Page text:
Be sure to read Danny Zacharias’ excellent summary of the recent debate surrounding Berlinblau’s article in the Chronicle of Higher Education critiquing SBL.
Danny’s own refections are definitely worth reading. E.g.,
It seems clear to me that the entire point of the article is to say that the SBL isn’t secular enough. Quote: “The society needs to devote thought and resources to the creation of a form of biblical scholarship that goes beyond theology and ecumenical dialogue. That would require exploring ways to speak about the Bible that are not specifically Jewish or Episcopalian or Lutheran. In so doing, the SBL would be required to suspend or, ideally, abandon its ecumenical model. In its place, a harder secular model would be advocated.”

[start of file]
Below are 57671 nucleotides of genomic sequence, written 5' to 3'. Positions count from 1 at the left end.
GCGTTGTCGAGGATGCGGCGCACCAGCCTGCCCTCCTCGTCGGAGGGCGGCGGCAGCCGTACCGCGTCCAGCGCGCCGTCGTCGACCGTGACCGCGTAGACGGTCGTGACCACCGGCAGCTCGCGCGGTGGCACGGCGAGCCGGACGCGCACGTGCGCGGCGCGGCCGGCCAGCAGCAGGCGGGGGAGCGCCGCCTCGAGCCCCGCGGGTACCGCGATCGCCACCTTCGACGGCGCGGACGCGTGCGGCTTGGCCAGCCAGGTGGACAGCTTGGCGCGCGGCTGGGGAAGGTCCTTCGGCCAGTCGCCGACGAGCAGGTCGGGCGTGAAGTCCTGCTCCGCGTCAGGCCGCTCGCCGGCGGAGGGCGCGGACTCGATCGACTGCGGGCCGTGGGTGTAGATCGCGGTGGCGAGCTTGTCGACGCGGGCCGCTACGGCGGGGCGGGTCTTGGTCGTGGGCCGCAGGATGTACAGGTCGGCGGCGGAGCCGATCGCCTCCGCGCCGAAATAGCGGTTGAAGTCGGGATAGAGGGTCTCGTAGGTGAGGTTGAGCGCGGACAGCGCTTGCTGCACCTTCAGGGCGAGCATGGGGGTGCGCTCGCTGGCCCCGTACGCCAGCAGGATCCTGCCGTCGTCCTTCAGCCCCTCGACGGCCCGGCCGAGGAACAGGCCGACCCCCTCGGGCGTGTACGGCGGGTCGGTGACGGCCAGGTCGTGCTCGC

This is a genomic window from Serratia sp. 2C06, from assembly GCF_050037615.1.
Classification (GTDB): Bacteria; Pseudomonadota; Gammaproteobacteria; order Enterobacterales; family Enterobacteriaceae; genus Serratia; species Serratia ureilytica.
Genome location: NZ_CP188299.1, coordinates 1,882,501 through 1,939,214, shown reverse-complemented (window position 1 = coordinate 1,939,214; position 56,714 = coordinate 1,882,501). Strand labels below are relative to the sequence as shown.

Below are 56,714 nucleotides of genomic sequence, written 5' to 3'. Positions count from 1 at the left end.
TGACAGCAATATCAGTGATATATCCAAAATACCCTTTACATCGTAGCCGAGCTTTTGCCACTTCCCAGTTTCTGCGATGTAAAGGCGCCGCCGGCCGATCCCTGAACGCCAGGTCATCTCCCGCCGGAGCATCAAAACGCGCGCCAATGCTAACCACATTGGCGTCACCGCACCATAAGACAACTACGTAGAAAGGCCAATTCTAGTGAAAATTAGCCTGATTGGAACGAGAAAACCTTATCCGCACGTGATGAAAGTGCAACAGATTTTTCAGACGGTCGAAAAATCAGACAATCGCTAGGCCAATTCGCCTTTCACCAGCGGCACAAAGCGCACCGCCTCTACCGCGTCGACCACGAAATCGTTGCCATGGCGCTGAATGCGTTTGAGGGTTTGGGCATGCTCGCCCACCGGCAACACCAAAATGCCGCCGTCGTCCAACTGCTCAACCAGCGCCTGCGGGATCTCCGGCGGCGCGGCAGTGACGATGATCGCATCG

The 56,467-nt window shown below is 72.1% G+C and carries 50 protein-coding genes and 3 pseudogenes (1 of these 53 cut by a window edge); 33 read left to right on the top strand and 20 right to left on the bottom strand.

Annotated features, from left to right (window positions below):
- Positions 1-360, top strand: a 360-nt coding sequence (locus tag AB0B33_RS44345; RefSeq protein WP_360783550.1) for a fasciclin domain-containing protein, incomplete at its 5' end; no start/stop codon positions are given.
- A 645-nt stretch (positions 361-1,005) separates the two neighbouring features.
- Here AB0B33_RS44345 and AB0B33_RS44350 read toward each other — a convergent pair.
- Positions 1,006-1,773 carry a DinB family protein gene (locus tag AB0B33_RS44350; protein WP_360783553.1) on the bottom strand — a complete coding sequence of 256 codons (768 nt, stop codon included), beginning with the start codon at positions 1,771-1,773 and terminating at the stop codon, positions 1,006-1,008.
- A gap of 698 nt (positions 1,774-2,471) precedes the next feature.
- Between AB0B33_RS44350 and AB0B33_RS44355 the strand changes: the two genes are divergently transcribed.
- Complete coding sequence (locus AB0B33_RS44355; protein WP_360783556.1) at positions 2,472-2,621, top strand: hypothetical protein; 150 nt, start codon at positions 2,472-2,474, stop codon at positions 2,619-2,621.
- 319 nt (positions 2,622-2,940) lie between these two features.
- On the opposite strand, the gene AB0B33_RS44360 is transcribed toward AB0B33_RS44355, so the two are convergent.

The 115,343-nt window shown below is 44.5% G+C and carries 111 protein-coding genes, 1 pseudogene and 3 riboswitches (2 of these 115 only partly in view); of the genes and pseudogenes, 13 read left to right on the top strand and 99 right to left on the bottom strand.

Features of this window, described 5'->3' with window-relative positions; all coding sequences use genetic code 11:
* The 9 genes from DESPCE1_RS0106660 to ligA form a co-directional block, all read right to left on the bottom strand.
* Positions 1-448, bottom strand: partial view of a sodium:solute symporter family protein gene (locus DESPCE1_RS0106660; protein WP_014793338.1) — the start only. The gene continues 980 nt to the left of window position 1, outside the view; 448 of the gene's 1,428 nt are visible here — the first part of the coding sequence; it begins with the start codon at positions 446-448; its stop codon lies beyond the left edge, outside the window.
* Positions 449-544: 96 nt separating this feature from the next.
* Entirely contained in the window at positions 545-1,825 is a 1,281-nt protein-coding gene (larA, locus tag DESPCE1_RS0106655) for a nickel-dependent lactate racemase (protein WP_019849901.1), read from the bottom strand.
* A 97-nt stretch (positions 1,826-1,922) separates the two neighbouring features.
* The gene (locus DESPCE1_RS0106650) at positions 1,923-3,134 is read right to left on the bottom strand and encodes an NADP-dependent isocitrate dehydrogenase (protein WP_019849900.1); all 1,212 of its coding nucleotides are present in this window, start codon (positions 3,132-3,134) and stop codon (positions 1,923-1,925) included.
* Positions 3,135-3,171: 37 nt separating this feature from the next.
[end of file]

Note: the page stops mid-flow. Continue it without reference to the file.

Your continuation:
Not even a secular scholar like James Crossley would agree with this, if I understand him correctly. We need more represenation of secular scholars to dialogue with, but a secular model does not need to become the protocol.
What exactly does Berlinerblau understand a secular model to be? And why is it better than any other existing model? This kind of thought always puzzles me- let’s take away one set of presuppositions (confessional) and replace them with another (secular) and then pat ourselves on the back for being more enlightened.